Billie Holiday: Lady in Satin
Number 986 of 1001 Albums You Must Hear Before you Die.
The first time I listened to Lady in Satin I was struck by how sad it sounds. How lost and lonely Holiday appears among all those sorrowful strings and plodding rhythms. I avoided a repeat listen for quite some time. I just couldn’t face the music, so to speak.
It got me thinking about how often I’ve been told that my favourite records, by the bands I’ve admired and followed over the years sound maudlin and depressing. I’ve never understood those comments and in fact I’ve never thought of acts like Radiohead, for example, as making sad music. Instead they have always resonated with me as explorers of complicated moods and ultimately cathartic because they are willing to explore themes that the mainstream prefers to ignore. Brittany Spears and Justin Bieber, as examples, sound fucking sad to me because they’re completely synthetic and escapist.
This led me to think about the amount of sadness that was apparent in old recordings like this one by Billy Holiday. A time when all anyone seemed to sing about was how lost they were without a lover in their lives, as if independence was a faux par. And how all of this sadness seems to be overlooked by listeners because it’s smothered in schmaltzy and inoffensive music.
Now that I’ve braved many repeat listens there’s no denying the charm of Lady in Satin, Holiday’s final album made as she crumbled under the weight of heroin abuse, alcoholism and damaging love affairs. Her voice is strained and crackly, she sounds slightly desperate clinging to her stardom and somewhat aware that she wasn’t going to live for much longer (Holiday died less than a year after its release). At risk of sounding voyeuristic, it’s that emotional tension which elevates this record to a place that I can appreciate. I won’t pretend to be a fan of Jazz singers from any era. But much like Frank Sinatra’s In the Wee Hours, this album has an edge over its competitors.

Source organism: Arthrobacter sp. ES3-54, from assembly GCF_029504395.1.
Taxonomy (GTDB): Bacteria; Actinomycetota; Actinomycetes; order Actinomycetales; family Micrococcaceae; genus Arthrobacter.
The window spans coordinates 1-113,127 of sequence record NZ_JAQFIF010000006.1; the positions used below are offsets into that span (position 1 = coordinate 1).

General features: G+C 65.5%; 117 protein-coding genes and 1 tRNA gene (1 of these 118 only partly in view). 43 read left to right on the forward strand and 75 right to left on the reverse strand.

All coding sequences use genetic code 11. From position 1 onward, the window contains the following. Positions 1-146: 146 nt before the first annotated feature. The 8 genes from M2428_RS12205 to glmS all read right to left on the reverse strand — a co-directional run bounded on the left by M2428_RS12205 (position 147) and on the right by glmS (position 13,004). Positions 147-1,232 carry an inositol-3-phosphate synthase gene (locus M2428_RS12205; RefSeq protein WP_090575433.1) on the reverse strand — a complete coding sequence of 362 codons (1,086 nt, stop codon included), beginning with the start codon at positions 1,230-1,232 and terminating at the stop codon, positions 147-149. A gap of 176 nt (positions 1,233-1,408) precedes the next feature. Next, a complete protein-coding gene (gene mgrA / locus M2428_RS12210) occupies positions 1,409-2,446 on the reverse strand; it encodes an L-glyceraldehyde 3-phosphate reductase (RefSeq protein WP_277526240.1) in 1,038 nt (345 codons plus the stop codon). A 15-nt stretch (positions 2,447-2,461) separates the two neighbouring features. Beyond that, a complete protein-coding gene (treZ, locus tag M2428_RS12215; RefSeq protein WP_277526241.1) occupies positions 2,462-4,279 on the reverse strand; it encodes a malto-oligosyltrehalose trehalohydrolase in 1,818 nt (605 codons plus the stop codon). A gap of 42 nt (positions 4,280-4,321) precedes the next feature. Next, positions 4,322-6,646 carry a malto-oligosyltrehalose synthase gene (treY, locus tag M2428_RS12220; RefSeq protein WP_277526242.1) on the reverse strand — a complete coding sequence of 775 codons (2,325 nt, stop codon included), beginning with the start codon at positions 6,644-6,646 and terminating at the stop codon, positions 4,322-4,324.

I now realise that Lady in Satin doesn’t carry as much sadness as I initially thought. Now I hear hear someone striving to carry on in the face of adversity. I hear someone struggling and I feel for her. Every time she strains for a note I want her to come out the other end a winner. I hear a thousand stories of highs and lows in her voice, and I want to listen again and again until I know every one of them by heart.